|Publication number||US4011869 A|
|Application number||US 05/600,897|
|Publication date||Mar 15, 1977|
|Filing date||Aug 1, 1975|
|Priority date||Aug 1, 1975|
|Publication number||05600897, 600897, US 4011869 A, US 4011869A, US-A-4011869, US4011869 A, US4011869A|
|Inventors||William Seiler, Jr.|
|Original Assignee||David Kopf Instruments|
|Export Citation||BiBTeX, EndNote, RefMan|
|Patent Citations (4), Referenced by (120), Classifications (8), Legal Events (1)|
|External Links: USPTO, USPTO Assignment, Espacenet|
This invention relates generally to cutting instruments and more particularly to a cutting instrument useful in vitreous surgery.
The use of a pair of elongated tubes which reciprocate relative to each other to perform a cutting operation in vitreous surgery is known. O'Malley and Heintz U.S. Pat. No. 3,815,604, dated June 11, 1974, shows a cutting instrument for use in vitreous surgery in which the inner tube reciprocates in the direction of the longitudinal axis of the tubes. As the end of the inner tube reciprocates across a window in the elongated tube, the shearing action is performed. O'Malley et al teaches that the cutting action of the instrument is enhanced by the use of a flared inner member to maintain a snug fit between the two tubular members.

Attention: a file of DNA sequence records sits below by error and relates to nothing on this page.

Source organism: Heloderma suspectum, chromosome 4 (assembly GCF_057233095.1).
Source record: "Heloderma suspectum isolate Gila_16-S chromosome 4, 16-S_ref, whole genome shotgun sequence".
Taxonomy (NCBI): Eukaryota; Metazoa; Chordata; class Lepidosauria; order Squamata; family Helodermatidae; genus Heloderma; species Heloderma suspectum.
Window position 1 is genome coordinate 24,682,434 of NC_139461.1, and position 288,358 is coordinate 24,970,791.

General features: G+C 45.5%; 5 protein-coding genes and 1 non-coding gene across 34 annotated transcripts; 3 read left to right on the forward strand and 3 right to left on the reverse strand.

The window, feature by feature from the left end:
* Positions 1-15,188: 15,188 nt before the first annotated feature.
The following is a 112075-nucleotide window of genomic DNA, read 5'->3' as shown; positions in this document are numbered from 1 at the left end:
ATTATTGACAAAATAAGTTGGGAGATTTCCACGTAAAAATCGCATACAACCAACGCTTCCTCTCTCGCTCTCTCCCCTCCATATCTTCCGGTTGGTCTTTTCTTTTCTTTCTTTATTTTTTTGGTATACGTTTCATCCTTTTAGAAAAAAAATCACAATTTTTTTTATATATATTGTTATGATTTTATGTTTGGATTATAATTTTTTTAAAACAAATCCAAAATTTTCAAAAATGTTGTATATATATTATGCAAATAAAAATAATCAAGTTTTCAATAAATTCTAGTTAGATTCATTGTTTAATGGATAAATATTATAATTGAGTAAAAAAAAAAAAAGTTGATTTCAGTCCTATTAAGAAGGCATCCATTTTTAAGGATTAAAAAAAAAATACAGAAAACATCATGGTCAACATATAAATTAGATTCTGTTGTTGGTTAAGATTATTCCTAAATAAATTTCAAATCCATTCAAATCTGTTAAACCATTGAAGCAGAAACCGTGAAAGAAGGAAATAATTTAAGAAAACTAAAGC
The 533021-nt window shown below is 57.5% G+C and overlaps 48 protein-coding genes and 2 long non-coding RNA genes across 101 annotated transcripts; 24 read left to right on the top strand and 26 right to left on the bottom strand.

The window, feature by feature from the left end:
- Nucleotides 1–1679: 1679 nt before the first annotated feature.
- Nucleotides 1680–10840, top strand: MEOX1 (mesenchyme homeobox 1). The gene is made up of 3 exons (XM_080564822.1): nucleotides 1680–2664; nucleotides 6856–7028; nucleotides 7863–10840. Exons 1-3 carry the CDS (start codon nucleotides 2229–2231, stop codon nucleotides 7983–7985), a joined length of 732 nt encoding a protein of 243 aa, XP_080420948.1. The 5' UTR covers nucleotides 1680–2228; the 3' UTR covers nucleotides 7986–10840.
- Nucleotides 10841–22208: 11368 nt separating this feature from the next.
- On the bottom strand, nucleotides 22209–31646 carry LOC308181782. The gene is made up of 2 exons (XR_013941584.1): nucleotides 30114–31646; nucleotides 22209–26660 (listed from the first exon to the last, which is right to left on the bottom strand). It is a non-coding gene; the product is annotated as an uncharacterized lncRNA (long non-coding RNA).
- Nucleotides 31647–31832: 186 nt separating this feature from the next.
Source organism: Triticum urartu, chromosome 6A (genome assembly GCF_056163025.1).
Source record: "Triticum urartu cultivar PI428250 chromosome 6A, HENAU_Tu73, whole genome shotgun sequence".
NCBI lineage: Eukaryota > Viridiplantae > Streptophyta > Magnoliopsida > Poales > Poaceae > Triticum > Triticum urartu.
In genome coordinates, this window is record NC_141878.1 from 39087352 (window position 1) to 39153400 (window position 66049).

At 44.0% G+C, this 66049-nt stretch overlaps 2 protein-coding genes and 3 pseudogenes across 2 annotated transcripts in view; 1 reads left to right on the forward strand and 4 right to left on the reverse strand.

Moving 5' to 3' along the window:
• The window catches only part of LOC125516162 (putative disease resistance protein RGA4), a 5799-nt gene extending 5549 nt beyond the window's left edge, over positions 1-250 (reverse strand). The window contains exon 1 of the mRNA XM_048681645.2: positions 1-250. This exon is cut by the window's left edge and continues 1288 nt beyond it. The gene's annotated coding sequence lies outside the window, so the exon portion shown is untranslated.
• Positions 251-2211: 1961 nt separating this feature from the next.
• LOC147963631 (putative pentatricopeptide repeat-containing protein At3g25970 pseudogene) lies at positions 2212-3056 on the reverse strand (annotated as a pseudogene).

In practice, the O'Malley instrument has several deficiencies. It requires very close tolerances in machining. These close tolerances also tend to create excessive friction between the two tubular members in the operation of the device.